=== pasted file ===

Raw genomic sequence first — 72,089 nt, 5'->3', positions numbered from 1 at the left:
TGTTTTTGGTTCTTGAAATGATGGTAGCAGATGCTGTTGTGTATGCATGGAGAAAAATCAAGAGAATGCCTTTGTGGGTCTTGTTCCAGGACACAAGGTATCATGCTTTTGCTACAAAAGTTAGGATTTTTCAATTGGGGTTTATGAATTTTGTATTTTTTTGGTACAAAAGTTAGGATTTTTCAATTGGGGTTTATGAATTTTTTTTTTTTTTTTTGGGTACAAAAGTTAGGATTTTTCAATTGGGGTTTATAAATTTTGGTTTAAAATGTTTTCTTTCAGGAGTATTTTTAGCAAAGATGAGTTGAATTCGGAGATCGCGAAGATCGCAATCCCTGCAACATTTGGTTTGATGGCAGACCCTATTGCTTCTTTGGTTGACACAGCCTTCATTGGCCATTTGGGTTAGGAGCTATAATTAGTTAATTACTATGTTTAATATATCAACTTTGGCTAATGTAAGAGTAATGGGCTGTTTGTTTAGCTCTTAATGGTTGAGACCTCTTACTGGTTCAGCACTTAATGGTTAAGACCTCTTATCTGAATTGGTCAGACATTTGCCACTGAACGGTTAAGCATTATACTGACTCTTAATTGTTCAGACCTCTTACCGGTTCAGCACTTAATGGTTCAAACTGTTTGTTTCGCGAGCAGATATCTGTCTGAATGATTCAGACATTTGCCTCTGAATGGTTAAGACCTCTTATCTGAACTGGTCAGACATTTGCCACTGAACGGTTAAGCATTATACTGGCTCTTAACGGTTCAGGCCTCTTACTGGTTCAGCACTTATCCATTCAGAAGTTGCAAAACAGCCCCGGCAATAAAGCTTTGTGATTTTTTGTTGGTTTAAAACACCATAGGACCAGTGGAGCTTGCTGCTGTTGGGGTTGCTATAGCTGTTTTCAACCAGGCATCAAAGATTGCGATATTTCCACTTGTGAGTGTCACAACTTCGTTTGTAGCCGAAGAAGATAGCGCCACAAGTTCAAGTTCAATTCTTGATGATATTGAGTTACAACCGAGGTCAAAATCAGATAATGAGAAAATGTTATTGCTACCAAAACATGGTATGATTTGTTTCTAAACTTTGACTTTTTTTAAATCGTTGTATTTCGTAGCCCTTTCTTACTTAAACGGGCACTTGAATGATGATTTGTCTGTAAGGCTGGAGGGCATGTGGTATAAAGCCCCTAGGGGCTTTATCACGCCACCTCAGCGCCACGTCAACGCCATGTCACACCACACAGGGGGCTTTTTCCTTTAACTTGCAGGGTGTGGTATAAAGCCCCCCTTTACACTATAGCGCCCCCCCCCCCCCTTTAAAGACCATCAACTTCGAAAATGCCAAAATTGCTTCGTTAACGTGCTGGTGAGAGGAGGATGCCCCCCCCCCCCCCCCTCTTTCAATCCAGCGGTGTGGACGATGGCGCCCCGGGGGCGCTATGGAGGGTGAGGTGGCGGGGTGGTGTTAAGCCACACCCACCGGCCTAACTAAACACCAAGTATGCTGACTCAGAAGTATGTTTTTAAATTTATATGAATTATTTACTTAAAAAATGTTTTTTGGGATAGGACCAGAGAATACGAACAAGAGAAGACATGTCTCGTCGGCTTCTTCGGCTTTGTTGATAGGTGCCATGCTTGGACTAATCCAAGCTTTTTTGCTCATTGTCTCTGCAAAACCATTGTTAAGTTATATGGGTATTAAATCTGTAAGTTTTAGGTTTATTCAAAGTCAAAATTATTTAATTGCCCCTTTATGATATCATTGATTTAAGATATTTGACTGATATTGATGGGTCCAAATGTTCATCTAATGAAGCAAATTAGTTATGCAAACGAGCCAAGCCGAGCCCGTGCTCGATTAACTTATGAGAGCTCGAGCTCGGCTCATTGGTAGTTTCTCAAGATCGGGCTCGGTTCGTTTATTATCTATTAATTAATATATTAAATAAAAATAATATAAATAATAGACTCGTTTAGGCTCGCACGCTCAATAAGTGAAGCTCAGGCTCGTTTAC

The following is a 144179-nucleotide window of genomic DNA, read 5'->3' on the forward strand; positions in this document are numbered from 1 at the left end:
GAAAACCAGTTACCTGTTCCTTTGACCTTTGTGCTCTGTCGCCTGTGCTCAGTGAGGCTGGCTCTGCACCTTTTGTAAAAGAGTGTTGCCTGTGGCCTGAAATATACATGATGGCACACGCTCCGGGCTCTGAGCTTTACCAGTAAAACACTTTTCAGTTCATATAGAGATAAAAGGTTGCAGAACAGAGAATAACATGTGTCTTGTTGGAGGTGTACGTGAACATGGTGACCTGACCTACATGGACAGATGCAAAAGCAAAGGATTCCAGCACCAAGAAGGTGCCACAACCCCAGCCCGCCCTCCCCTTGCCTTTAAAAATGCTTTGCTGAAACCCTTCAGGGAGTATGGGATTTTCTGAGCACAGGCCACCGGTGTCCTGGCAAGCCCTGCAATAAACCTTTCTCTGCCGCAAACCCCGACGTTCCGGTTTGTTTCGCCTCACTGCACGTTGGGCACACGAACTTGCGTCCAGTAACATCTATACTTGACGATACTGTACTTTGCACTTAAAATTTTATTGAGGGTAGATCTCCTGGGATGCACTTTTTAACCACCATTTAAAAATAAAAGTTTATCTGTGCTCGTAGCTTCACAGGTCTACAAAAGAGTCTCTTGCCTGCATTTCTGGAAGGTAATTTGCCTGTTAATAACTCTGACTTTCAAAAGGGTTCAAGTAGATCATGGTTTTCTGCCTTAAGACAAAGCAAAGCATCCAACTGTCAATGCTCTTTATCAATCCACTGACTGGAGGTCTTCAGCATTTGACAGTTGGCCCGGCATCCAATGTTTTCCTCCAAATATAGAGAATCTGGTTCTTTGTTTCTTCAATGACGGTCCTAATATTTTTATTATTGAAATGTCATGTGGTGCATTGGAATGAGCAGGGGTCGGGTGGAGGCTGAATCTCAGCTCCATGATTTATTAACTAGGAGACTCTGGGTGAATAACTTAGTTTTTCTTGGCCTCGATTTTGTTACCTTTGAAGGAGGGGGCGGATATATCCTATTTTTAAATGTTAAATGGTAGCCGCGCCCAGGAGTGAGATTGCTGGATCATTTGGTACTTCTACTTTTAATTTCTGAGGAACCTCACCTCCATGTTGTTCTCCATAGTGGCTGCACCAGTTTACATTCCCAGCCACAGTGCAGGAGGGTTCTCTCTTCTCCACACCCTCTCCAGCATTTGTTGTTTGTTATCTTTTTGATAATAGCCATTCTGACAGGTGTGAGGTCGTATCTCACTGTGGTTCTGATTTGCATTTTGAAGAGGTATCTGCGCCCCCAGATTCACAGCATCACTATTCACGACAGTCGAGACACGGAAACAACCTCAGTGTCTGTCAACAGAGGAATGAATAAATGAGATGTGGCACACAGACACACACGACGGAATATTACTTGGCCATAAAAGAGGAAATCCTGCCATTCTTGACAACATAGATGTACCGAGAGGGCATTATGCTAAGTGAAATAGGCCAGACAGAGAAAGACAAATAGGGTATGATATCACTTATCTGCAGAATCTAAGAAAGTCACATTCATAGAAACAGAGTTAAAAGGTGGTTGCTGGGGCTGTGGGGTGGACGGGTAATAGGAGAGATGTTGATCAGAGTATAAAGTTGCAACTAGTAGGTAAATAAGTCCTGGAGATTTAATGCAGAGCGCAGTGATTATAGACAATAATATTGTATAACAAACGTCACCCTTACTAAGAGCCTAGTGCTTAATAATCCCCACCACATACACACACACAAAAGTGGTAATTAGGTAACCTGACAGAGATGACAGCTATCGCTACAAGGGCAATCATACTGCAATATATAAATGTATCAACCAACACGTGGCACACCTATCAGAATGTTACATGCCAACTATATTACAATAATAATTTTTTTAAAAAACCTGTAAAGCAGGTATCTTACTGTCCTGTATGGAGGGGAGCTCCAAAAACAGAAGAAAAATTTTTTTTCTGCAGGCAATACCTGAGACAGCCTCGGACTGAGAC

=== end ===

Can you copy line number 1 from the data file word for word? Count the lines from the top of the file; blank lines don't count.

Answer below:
Raw genomic sequence first — 72,089 nt, 5'->3', positions numbered from 1 at the left: